Since my first visit to Fort Augustus in February 2013 I have returned each year. In my second year I went to learn more tunes but I also ran a ‘how to practice’ and technique workshop for fiddle players who were having trouble with aspects of their playing.
My workshops proved to be extremely popular (see photo of class size below!) therefore each year my involvement has grown more into tutor than student participant. I have still attended as many classes as possible to learn new repertoire but I extended my workshops and also took part in the tutor concert. I have tried to do as much in the concert on my viola as possible.
The first time I performed at the tutor concert on my viola was in 2015 alongside Clarsach player, Gillian Fleetwood. We performed two tunes as a set, the first a tune I had composed after visiting Feis Gleann Albainn for the first time called ‘Nora’ into a tune of Gillian’s called ‘The Walnut Waltz’. Gillian’s waltz sat really well in the viola’s range and the timbre of both the viola and clarsach worked really well.
I recall being very nervous during this performance, not only because I get nervous anyway but performing on that stage surrounded by some of the best traditional players in Scotland, at the festival that had sparked my interest in the first place, was very special. I think it went well, I’m not entirely sure as this course is not only renowned to be an excellent educational time but also very sociable. I might’ve been very sociable that evening therefore the details of the concert are a little hazy…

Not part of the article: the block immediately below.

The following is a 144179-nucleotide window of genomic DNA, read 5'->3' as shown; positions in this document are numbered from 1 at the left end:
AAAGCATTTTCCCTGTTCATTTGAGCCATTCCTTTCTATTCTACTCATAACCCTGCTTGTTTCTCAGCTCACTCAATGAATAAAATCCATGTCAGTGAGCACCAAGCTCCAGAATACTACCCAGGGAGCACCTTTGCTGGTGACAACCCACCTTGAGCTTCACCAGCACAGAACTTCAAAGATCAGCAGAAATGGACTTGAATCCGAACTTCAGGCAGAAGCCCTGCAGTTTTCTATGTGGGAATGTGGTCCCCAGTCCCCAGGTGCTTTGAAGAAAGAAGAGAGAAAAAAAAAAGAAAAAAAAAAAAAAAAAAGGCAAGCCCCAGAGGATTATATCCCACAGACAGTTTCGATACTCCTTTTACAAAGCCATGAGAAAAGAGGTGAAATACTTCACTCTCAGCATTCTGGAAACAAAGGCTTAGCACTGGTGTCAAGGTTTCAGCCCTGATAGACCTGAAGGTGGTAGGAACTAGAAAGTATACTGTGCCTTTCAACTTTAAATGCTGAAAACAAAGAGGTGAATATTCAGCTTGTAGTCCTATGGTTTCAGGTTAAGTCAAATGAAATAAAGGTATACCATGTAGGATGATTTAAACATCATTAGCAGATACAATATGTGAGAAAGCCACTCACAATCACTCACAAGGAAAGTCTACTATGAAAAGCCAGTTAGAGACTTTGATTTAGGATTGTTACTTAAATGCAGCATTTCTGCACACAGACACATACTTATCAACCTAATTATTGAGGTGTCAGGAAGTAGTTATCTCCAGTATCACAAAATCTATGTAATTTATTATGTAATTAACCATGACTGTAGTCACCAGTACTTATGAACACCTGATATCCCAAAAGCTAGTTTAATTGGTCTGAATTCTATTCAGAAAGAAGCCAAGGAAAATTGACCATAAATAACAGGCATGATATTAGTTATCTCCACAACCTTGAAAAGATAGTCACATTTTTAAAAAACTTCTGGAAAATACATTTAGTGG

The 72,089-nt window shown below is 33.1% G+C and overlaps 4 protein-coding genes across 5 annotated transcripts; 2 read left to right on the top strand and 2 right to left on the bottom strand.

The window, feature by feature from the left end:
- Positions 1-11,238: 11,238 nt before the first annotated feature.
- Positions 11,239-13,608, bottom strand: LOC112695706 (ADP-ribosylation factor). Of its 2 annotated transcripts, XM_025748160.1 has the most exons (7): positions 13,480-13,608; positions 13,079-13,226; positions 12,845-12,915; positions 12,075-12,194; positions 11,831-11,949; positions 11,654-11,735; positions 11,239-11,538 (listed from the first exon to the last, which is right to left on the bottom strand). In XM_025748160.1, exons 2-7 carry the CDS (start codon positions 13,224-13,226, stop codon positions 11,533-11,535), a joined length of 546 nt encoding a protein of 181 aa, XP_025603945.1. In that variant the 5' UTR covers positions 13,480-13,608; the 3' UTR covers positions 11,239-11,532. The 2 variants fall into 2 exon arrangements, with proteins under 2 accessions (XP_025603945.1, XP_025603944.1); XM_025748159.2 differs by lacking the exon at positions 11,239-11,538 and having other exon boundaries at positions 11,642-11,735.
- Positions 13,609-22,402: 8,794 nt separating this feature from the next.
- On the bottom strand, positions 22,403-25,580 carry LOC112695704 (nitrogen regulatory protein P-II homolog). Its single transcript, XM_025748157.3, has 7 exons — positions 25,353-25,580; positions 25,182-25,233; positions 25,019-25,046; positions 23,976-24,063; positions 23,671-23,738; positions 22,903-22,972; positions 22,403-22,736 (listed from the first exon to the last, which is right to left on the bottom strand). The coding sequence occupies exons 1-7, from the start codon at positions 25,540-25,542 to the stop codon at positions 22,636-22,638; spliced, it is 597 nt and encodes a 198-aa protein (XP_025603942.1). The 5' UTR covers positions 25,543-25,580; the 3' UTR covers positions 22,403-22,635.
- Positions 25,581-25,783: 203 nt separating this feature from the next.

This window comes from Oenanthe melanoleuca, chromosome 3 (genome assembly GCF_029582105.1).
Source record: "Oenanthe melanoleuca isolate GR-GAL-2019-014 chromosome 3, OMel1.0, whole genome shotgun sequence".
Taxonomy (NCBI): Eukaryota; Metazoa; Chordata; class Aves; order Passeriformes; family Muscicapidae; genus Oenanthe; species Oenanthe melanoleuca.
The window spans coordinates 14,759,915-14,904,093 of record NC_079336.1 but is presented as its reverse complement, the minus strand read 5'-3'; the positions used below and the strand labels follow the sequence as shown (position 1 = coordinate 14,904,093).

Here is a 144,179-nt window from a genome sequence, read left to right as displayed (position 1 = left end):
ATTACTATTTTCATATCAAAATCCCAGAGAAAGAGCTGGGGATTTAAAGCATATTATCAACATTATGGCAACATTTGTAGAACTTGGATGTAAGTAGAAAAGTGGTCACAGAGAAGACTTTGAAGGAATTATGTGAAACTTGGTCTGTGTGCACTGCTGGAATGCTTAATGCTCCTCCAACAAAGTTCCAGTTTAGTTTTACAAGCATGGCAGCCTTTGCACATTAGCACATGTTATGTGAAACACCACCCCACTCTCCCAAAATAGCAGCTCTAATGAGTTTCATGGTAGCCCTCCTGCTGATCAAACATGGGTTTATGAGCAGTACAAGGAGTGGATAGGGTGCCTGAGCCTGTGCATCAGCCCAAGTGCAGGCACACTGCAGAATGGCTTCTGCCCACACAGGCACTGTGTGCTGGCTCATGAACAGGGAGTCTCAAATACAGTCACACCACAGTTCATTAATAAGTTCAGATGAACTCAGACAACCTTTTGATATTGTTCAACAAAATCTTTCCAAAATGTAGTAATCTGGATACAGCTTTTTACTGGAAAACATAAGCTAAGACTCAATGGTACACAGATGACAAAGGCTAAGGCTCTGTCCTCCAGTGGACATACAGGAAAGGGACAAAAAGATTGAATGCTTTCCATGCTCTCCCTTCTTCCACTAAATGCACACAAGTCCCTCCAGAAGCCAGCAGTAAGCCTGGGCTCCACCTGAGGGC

2016 I ran the workshops again and also performed a tune of my own alongside Guitarist Marc Clement. It was great to play with Marc, the tune I presented him with was ‘Portobello Waves’ which has just been recorded on The Routes Quartet’s debut album. It’s not the easiest tune to learn, play let along put chords to last minute! It’s a jig in C mix and Marc put really lovely chords to it that I had not considered. It was different playing with guitar accompaniment, than clarsach. The texture was thicker much closer together. Marc was sensitive to the set becoming muddy and therefore played with great delicacy, allowing the viola to speak. I think this is an interesting research point as so much of folk music today is played alongside guitar that I wonder if the guitar is suited to all melody instruments? Maybe a different type of guitar, tenor for example. Or is it the style of playing the guitar that compliments the viola appropriately?
This year (2017) not only did I teach the practice and technique workshops but I also ran a viola study. I hired 10 violas from Stringers in Edinburgh and took them to Fort Augustus. Here I handed them out to interested fiddle players and asked them to experiment with them over the weekend. The fieldwork concluded with a focus group on the third day of the course. In the meantime I took my viola to as many classes as possible. This is something I had not done yet at Feis Gleann Albiann. In past years I had learnt tunes on my fiddle, not wanting to be exposed by using my viola. However, in my 4th year I thought it was about time I learnt the tunes on my viola, alongside the students who where experimenting with the viola.